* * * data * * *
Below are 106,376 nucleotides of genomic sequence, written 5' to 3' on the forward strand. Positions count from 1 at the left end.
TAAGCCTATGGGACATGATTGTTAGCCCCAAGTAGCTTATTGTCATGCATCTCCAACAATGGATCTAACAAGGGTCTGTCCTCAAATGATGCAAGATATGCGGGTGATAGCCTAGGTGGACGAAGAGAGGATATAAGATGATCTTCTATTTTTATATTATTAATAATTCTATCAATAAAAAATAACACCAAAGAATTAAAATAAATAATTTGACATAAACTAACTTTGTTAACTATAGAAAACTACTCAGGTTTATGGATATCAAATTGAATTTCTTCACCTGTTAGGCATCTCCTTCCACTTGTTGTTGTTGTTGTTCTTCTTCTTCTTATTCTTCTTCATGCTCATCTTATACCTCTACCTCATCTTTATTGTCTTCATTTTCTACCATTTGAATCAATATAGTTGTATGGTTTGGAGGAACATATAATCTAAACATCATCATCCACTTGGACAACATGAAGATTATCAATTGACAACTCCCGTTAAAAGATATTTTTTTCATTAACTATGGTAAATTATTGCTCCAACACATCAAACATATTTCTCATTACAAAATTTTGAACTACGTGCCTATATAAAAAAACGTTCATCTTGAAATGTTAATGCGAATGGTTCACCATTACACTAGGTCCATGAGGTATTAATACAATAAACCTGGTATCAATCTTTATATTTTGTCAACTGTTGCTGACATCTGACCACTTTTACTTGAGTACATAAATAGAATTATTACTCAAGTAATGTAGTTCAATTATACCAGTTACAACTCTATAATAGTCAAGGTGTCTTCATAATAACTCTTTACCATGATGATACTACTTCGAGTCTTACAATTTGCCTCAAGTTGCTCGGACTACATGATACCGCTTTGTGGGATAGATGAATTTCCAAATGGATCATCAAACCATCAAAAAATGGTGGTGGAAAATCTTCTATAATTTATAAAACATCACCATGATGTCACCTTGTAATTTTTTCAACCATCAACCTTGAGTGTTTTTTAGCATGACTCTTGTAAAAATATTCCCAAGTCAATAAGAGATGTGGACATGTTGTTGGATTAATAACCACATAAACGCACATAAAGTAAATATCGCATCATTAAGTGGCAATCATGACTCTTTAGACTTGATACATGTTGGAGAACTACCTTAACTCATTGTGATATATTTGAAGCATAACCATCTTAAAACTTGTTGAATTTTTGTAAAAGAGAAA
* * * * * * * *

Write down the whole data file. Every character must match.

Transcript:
Below are 106,376 nucleotides of genomic sequence, written 5' to 3' on the forward strand. Positions count from 1 at the left end.
TAAGCCTATGGGACATGATTGTTAGCCCCAAGTAGCTTATTGTCATGCATCTCCAACAATGGATCTAACAAGGGTCTGTCCTCAAATGATGCAAGATATGCGGGTGATAGCCTAGGTGGACGAAGAGAGGATATAAGATGATCTTCTATTTTTATATTATTAATAATTCTATCAATAAAAAATAACACCAAAGAATTAAAATAAATAATTTGACATAAACTAACTTTGTTAACTATAGAAAACTACTCAGGTTTATGGATATCAAATTGAATTTCTTCACCTGTTAGGCATCTCCTTCCACTTGTTGTTGTTGTTGTTCTTCTTCTTCTTATTCTTCTTCATGCTCATCTTATACCTCTACCTCATCTTTATTGTCTTCATTTTCTACCATTTGAATCAATATAGTTGTATGGTTTGGAGGAACATATAATCTAAACATCATCATCCACTTGGACAACATGAAGATTATCAATTGACAACTCCCGTTAAAAGATATTTTTTTCATTAACTATGGTAAATTATTGCTCCAACACATCAAACATATTTCTCATTACAAAATTTTGAACTACGTGCCTATATAAAAAAACGTTCATCTTGAAATGTTAATGCGAATGGTTCACCATTACACTAGGTCCATGAGGTATTAATACAATAAACCTGGTATCAATCTTTATATTTTGTCAACTGTTGCTGACATCTGACCACTTTTACTTGAGTACATAAATAGAATTATTACTCAAGTAATGTAGTTCAATTATACCAGTTACAACTCTATAATAGTCAAGGTGTCTTCATAATAACTCTTTACCATGATGATACTACTTCGAGTCTTACAATTTGCCTCAAGTTGCTCGGACTACATGATACCGCTTTGTGGGATAGATGAATTTCCAAATGGATCATCAAACCATCAAAAAATGGTGGTGGAAAATCTTCTATAATTTATAAAACATCACCATGATGTCACCTTGTAATTTTTTCAACCATCAACCTTGAGTGTTTTTTAGCATGACTCTTGTAAAAATATTCCCAAGTCAATAAGAGATGTGGACATGTTGTTGGATTAATAACCACATAAACGCACATAAAGTAAATATCGCATCATTAAGTGGCAATCATGACTCTTTAGACTTGATACATGTTGGAGAACTACCTTAACTCATTGTGATATATTTGAAGCATAACCATCTTAAAACTTGTTGAATTTTTGTAAAAGAGAAA